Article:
Government has been meddling in auto design since 1975, and the consequences are beginning to hurt the ruling class.
Buried in the 11th paragraph of this Hill story about the Highway Trust Fund “running on fumes” is this little note (emphasis mine):
The traditional source of money for the highway trust fund is the 18.4 cents-per-gallon federal gas tax, but a $16 billion-per-year hole has developed as cars have become more energy efficient in recent years.
The higher gas mileage isn’t fully under the control of the government, but a large chunk of it is, thanks to federal Corporate Average Fuel Economy (CAFE) standards, which were enacted in 1975 under President Ford. The initial standard was 18 mpg for 1978 model cars, rising to 27.5 mpg by the 1985 model year. Moving forward to 2011, Obama and Congress have decided to raise the standard to a whopping 54.5 mpg by 2025.
The logic here is simple:
- More fuel efficient cars mean people fuel up less often.
- Fueling less often means a reduction in gas taxes paid.
- Reduction in gas tax income to the government means programs and funds that depend on those taxes are going to have to tighten their belts.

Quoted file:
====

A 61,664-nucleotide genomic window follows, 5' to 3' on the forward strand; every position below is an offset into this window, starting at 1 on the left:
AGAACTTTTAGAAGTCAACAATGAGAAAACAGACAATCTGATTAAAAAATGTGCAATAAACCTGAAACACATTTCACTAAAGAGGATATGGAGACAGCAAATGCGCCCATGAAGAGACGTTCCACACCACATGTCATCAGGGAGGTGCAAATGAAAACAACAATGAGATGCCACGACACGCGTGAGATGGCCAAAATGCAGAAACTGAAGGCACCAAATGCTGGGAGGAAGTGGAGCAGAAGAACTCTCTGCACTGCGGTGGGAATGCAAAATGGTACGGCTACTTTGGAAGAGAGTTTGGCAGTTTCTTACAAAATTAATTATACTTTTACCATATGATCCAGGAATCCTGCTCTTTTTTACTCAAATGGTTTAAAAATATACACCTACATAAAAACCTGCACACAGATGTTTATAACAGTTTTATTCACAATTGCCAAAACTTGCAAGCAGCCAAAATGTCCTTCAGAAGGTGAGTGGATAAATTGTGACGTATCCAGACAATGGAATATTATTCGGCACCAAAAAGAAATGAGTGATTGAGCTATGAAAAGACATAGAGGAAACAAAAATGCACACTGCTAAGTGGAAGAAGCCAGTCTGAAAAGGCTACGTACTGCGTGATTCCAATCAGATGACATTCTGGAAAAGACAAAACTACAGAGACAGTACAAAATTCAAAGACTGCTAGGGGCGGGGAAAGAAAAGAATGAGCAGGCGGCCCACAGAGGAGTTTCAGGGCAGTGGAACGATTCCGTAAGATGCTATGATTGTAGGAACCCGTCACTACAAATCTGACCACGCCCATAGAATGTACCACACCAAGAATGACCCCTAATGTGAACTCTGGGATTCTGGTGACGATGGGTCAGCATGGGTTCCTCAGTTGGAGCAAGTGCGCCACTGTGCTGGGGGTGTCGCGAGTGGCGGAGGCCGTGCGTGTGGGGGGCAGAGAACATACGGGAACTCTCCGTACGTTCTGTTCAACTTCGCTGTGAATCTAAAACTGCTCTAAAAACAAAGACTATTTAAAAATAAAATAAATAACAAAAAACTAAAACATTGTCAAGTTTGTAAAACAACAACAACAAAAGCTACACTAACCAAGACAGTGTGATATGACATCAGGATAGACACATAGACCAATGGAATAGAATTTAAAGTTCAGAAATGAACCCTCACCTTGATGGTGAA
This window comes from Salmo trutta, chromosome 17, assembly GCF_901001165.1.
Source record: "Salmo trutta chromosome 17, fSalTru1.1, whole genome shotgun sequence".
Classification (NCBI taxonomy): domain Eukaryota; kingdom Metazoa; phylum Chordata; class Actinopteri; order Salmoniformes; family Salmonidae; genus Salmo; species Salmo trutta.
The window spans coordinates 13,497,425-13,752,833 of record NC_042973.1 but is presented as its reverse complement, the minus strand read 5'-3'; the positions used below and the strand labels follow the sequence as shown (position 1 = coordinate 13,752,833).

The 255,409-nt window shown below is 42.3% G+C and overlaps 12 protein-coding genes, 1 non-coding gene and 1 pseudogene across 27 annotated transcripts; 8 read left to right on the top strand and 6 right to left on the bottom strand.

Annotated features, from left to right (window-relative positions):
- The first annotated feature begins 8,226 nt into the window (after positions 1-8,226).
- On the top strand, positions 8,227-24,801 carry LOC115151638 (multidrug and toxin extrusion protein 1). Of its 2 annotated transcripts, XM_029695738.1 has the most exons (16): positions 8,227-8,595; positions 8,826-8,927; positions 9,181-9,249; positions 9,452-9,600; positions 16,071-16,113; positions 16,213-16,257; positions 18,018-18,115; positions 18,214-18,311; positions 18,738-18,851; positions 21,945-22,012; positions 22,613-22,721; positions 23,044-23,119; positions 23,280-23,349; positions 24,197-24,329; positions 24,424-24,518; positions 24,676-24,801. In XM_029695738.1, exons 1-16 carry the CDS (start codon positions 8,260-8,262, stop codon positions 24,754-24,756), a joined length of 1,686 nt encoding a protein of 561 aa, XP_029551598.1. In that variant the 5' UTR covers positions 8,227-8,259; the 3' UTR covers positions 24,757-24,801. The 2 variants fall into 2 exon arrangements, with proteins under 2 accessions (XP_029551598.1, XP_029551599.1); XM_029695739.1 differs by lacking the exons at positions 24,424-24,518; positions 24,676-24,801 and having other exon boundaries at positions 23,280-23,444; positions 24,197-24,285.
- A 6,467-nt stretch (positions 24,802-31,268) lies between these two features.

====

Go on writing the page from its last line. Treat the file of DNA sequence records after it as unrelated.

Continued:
And yet, somehow the Einsteins in government haven’t figured that out in nearly 40 years.
Oh, and rather than tighten belts, as any regular American family would do when their income drops, the government has another solution. Back to the Hill story (again, emphasis mine):
Transportation advocates have pushed Congress to consider increasing the gas tax for the first time since 1993 to close the funding gap, but lawmakers have resisted raising the price of gas for drivers in the middle of an election year.
In other words, rather than increasing efficiency or cutting costs, they’re demanding you and I, the taxpayers, fork over more of our precious dollars to solve a problem anyone with a rudimentary grasp of logic could have seen coming years ago.
That’s life in the ruling class. If unintended consequences appear, make the taxpayers foot the bill.